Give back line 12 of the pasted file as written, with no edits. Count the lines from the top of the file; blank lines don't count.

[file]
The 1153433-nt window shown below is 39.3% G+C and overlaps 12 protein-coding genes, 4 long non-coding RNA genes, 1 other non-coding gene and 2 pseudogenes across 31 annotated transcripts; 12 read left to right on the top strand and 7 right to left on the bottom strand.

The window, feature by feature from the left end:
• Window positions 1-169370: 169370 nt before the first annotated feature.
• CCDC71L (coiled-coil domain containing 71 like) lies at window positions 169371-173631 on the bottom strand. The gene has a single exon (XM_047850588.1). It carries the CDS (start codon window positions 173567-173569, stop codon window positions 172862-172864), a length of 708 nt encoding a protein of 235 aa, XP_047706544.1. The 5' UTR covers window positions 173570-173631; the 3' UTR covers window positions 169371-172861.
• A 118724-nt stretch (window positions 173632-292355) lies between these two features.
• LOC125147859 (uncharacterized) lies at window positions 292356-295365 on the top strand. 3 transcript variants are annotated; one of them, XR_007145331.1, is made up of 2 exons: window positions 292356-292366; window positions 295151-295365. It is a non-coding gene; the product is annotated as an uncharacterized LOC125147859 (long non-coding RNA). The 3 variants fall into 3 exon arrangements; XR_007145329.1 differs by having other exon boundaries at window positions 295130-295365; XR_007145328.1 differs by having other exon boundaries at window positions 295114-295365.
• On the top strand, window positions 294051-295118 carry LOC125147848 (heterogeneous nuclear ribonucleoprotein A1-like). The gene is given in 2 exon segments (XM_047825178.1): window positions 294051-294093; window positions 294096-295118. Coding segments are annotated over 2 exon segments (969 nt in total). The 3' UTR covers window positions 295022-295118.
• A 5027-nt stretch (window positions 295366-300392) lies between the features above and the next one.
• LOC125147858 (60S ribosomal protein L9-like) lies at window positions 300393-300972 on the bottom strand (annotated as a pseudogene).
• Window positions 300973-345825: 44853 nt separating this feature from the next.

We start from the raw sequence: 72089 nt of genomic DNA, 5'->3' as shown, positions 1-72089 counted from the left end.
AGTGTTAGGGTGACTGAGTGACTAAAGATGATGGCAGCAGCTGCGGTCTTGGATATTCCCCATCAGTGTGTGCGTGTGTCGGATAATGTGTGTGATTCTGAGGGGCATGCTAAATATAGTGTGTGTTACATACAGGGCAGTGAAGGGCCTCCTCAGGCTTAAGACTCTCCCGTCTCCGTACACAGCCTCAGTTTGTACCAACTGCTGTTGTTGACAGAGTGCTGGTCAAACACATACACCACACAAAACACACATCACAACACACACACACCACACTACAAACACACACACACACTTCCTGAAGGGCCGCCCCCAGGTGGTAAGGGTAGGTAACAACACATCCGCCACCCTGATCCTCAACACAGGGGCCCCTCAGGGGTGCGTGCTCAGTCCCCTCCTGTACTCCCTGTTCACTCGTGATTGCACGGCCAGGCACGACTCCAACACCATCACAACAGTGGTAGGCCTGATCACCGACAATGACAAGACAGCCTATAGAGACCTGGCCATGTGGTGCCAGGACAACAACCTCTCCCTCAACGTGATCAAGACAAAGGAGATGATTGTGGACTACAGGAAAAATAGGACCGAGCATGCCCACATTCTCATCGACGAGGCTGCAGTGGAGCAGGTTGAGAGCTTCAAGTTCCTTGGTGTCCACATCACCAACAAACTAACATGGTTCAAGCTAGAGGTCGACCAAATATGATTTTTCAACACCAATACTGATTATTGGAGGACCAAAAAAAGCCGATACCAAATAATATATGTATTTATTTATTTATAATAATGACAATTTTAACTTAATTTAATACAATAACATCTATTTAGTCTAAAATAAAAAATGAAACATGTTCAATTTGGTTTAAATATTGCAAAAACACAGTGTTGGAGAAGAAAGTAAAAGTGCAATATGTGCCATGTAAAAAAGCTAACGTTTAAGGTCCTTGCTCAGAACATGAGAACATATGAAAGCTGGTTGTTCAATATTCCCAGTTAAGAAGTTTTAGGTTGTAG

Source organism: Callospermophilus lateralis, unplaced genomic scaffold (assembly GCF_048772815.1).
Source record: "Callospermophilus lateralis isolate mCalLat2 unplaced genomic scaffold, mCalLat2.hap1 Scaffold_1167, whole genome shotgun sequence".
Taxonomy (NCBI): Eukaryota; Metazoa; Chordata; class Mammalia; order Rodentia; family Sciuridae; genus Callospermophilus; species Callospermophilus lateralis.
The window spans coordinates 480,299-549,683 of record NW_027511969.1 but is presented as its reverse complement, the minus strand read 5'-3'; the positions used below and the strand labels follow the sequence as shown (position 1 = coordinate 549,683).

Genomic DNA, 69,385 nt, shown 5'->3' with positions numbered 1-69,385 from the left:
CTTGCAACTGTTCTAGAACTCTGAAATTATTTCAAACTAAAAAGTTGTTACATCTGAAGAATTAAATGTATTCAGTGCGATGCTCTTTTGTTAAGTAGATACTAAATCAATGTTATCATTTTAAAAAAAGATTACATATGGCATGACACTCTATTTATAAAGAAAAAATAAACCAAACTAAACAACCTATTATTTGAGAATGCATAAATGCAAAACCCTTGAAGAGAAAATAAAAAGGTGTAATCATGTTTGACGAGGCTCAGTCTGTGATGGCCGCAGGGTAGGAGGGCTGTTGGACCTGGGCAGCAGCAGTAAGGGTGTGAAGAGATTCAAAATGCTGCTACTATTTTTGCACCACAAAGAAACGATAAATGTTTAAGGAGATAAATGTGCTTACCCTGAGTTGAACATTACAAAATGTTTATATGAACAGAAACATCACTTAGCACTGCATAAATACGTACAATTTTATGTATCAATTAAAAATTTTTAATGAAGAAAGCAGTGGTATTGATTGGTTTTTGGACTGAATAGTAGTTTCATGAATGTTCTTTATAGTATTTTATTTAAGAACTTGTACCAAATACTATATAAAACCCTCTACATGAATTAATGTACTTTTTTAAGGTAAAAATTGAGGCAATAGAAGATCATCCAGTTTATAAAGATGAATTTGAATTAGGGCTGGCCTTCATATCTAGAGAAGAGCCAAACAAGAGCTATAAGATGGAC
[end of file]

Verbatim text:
AGTGTTAGGGTGACTGAGTGACTAAAGATGATGGCAGCAGCTGCGGTCTTGGATATTCCCCATCAGTGTGTGCGTGTGTCGGATAATGTGTGTGATTCTGAGGGGCATGCTAAATATAGTGTGTGTTACATACAGGGCAGTGAAGGGCCTCCTCAGGCTTAAGACTCTCCCGTCTCCGTACACAGCCTCAGTTTGTACCAACTGCTGTTGTTGACAGAGTGCTGGTCAAACACATACACCACACAAAACACACATCACAACACACACACACCACACTACAAACACACACACACACTTCCTGAAGGGCCGCCCCCAGGTGGTAAGGGTAGGTAACAACACATCCGCCACCCTGATCCTCAACACAGGGGCCCCTCAGGGGTGCGTGCTCAGTCCCCTCCTGTACTCCCTGTTCACTCGTGATTGCACGGCCAGGCACGACTCCAACACCATCACAACAGTGGTAGGCCTGATCACCGACAATGACAAGACAGCCTATAGAGACCTGGCCATGTGGTGCCAGGACAACAACCTCTCCCTCAACGTGATCAAGACAAAGGAGATGATTGTGGACTACAGGAAAAATAGGACCGAGCATGCCCACATTCTCATCGACGAGGCTGCAGTGGAGCAGGTTGAGAGCTTCAAGTTCCTTGGTGTCCACATCACCAACAAACTAACATGGTTCAAGCTAGAGGTCGACCAAATATGATTTTTCAACACCAATACTGATTATTGGAGGACCAAAAAAAGCCGATACCAAATAATATATGTATTTATTTATTTATAATAATGACAATTTTAACTTAATTTAATACAATAACATCTATTTAGTCTAAAATAAAAAATGAAACATGTTCAATTTGGTTTAAATATTGCAAAAACACAGTGTTGGAGAAGAAAGTAAAAGTGCAATATGTGCCATGTAAAAAAGCTAACGTTTAAGGTCCTTGCTCAGAACATGAGAACATATGAAAGCTGGTTGTTCAATATTCCCAGTTAAGAAGTTTTAGGTTGTAG